"Repeated alcohol exposure in some individuals," continued Anton, "may increase the cellular release of heroin/opiate-like chemicals called endorphins and enkephalins. This could lead to higher pleasure or a craving for alcohol. Drugs like naltrexone and 6-beta-naltrexol specifically block this effect of alcohol so that, in individuals that have this type of alcohol dependency, the drug counteracts the alcohol effect."
"Like naltrexone," agreed Rukstalis, "6-beta naltrexol blocks opioid receptors, but it is about one-tenth as effective in doing this. Since 6-beta naltrexol has not yet been administered to humans, it is difficult to know how the doses we used with rodents correspond to doses for humans. However, previous studies in humans have shown that plasma levels of 6-beta naltrexol following naltrexone administration were two to 10 times as high as naltrexone. Naltrexone is typically given in 50-mg tablets. The dose range of 6-beta naltrexol we tested was comparable to levels of 6-beta naltrexol found in humans following a 50-mg oral dose of naltrexone."
In the study, researchers compared the amount of alcohol drinking by rats given 6-beta naltrexol to the amount of alcohol drinking by rats given salt water. They found that alcohol drinking by the rats decreased as the doses of 6-beta naltrexol increased. "These results suggest that 6-beta naltrexol is a potential new medication to treat alcohol dependence," said Rukstalis.
Both Rukstalis and Anton are optimistic about the future possibilities of 6-beta naltrexol as a treatment for alcoholism.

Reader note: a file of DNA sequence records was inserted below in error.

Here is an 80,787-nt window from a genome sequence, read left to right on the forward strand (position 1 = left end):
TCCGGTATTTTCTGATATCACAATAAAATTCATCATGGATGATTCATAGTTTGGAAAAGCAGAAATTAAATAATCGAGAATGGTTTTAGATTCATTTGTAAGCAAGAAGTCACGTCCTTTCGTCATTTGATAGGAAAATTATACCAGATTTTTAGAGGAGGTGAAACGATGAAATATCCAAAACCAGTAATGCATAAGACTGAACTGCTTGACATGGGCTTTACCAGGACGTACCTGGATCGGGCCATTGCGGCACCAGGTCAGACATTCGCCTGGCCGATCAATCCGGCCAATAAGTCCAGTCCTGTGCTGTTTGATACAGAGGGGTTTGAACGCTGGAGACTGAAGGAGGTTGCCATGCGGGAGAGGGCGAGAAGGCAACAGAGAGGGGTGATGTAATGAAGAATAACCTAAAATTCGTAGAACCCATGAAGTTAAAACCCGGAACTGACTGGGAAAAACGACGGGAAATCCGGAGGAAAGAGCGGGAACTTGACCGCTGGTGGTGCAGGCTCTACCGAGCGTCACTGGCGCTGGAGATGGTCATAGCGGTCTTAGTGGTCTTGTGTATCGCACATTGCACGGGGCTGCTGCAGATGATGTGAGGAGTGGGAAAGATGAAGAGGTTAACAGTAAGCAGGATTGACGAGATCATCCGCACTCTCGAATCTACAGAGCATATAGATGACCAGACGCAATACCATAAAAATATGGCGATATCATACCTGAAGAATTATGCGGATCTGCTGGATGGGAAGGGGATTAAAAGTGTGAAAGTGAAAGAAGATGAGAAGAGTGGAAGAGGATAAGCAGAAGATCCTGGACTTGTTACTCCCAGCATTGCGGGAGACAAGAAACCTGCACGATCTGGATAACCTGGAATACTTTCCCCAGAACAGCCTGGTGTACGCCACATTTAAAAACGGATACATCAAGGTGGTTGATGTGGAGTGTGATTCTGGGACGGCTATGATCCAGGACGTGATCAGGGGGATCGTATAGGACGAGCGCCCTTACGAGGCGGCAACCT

"Naltrexone is so quickly metabolized by the liver that for many people," said Rukstalis, "there is much more 6-beta naltrexol in the blood than naltrexone. Currently, naltrexone is the only way to obtain 6-beta naltrexol. In the future, giving patients 6-beta naltrexol directly may lead to higher and more consistent therapeutic levels compared to the variable levels seen with naltrexone. Six-beta naltrexol may be easier to give and more effective than currently available medications that help prevent alcohol relapses in alcoholics."
"It is also clear that compliance with taking naltrexone is a crucial aspect of its efficacy," added Anton. "One of the benefits of 6 beta-naltrexol as an alternative to the parent compound naltrexone is that it is longer acting (has a longer metabolic half-life) than naltrexone. It is possible that it can be given less frequently or, if someone misses a dose, it can still provide some protection against ‘slip’ drinking. One nice thing about naltrexone, even now, is that it needs to be taken only once a day, which is very important for medication compliance, especially in an alcoholic population who may be ambivalent about taking medications to begin with. If 6 beta-naltrexol shows promise, it could potentially be given every other day, or maybe produced in a skin-patch or a long term (depot) injectable format."
However, Anton remains somewhat cautious. "Unfortunately, the opioid neurotransmitter system probably does not explain all of the types of alcohol dependency," he said. "Other people may have changes in other cells and transmitters that are not impacted upon by drugs like naltrexone and 6-beta-natrexol. Future research will begin subtyping alcoholics, perhaps by using a genetic approach, so that more specific medications can be used and more effectiveness predicted for a given individual."